(Bloomberg) — South African miners are battling a growing threat miles underground in the world’s deepest platinum shafts: Gangs stealing copper cables and disrupting operations.
Enticed by high copper prices, thieves are sneaking in, descending deep underground and setting up camp among vast networks of tunnels to strip metal from power cables. The country’s platinum giants are struggling to contain the syndicates of trespassers known as “zama zamas” — a Zulu name that means “take a chance.”
Illegal mining has long been a problem in South Africa, though now thefts of equipment are becoming a major worry. The incidents — in some cases daily — can halt work for about a week at a time as cable cuts cripple systems such as locomotives that take ore to the surface.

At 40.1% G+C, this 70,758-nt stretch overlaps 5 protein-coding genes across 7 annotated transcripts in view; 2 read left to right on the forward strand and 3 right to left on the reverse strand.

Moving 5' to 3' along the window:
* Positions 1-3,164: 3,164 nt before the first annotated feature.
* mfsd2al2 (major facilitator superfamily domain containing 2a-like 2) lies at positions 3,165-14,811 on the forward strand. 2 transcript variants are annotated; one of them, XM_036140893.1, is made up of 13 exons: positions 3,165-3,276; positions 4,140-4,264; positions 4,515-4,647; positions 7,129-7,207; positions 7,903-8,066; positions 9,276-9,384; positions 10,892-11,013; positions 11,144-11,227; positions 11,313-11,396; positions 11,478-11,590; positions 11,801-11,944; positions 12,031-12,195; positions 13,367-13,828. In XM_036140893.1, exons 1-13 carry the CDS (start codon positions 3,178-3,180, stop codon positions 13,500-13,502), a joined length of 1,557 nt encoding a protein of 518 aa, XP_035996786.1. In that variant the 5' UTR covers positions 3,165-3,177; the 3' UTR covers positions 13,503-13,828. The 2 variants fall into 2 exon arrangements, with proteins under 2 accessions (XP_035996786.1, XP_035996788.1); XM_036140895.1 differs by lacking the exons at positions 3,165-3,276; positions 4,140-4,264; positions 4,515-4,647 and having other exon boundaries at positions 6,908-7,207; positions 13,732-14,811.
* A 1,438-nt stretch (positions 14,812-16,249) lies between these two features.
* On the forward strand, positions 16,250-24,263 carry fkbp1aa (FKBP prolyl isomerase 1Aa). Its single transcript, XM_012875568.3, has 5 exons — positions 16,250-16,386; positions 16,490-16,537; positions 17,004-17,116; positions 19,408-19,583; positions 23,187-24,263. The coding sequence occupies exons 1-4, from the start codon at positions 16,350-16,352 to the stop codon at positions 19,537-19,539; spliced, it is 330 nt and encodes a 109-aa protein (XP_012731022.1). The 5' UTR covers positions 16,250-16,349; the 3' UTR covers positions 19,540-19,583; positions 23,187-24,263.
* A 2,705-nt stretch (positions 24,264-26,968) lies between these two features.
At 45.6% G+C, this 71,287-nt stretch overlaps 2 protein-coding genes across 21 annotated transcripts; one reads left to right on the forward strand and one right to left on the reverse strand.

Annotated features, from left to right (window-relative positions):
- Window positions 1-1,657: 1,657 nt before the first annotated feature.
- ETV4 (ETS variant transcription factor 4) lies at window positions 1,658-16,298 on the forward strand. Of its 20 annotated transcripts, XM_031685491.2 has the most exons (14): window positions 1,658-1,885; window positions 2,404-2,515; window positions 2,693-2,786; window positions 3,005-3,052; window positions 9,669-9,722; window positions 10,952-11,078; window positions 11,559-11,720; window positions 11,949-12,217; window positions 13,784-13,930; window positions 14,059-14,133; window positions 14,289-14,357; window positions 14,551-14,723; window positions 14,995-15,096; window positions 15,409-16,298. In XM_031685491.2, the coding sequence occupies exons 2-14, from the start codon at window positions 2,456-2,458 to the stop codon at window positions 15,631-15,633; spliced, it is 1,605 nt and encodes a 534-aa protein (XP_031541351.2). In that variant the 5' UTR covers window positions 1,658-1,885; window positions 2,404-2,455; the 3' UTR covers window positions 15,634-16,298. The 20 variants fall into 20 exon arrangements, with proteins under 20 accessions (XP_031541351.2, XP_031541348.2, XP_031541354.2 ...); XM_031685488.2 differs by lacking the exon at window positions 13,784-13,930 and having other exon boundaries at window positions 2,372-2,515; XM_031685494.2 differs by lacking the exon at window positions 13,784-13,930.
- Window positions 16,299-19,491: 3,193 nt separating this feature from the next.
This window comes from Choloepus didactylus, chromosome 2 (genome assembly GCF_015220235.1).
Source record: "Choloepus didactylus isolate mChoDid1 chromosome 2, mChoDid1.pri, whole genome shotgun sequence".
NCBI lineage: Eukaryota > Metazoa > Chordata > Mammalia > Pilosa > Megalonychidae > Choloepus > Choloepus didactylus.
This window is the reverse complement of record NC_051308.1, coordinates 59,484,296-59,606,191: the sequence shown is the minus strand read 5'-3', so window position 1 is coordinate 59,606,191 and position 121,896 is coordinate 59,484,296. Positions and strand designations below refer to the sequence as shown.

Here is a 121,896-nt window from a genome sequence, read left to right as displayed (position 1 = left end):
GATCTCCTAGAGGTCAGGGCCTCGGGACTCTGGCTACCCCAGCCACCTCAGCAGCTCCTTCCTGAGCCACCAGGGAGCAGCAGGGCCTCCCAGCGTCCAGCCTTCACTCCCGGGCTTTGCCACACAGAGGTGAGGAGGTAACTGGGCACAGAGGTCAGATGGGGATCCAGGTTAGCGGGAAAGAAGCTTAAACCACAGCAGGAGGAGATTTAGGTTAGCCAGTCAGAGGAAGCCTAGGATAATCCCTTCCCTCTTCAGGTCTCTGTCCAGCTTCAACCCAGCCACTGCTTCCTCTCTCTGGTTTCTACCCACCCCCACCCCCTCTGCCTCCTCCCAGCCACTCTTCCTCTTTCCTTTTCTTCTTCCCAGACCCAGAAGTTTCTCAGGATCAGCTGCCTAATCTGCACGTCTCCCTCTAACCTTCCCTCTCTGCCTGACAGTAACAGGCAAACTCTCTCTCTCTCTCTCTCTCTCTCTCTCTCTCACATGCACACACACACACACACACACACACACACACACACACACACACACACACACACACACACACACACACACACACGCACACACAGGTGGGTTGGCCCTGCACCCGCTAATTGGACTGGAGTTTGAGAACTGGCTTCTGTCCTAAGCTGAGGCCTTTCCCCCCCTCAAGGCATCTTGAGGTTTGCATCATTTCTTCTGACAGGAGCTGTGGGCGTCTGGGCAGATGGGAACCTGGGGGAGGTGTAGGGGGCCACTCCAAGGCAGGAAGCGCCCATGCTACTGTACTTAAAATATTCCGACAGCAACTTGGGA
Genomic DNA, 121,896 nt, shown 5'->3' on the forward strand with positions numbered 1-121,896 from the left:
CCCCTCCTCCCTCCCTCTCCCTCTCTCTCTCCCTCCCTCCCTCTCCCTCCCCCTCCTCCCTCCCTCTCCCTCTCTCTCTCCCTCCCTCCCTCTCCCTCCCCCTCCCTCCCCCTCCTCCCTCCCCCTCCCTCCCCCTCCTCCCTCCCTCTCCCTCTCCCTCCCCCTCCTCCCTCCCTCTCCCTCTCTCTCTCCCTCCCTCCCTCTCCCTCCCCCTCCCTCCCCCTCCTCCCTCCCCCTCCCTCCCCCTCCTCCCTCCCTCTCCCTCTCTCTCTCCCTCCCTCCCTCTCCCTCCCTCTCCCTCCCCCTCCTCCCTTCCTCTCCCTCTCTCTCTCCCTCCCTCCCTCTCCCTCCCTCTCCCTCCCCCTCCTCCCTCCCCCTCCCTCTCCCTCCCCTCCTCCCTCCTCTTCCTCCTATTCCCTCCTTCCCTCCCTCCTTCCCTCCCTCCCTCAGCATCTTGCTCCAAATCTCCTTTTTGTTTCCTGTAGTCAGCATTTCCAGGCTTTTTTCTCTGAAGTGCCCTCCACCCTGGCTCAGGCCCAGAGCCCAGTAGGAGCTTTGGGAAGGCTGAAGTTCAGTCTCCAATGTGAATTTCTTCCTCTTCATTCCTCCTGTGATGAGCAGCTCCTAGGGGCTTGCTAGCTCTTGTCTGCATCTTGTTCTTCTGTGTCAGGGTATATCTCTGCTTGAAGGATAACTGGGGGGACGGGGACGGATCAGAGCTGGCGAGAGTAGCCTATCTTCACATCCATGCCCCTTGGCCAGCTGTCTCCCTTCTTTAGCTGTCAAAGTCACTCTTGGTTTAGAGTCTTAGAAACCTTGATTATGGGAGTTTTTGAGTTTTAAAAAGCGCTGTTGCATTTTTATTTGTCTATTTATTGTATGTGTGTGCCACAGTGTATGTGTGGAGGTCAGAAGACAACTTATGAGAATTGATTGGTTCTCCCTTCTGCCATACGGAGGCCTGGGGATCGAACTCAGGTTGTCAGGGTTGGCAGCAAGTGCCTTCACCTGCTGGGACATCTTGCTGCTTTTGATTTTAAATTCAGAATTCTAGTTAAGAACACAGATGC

The looting is part of a crime wave affecting vital infrastructure from railways to telecommunications to utilities, undermining President Cyril Ramaphosa’s efforts to revive the economy. The thefts have become increasingly lucrative with copper recently hitting a record high on expectations that supply will remain tight and mining companies finding it hard to keep the gangs out.
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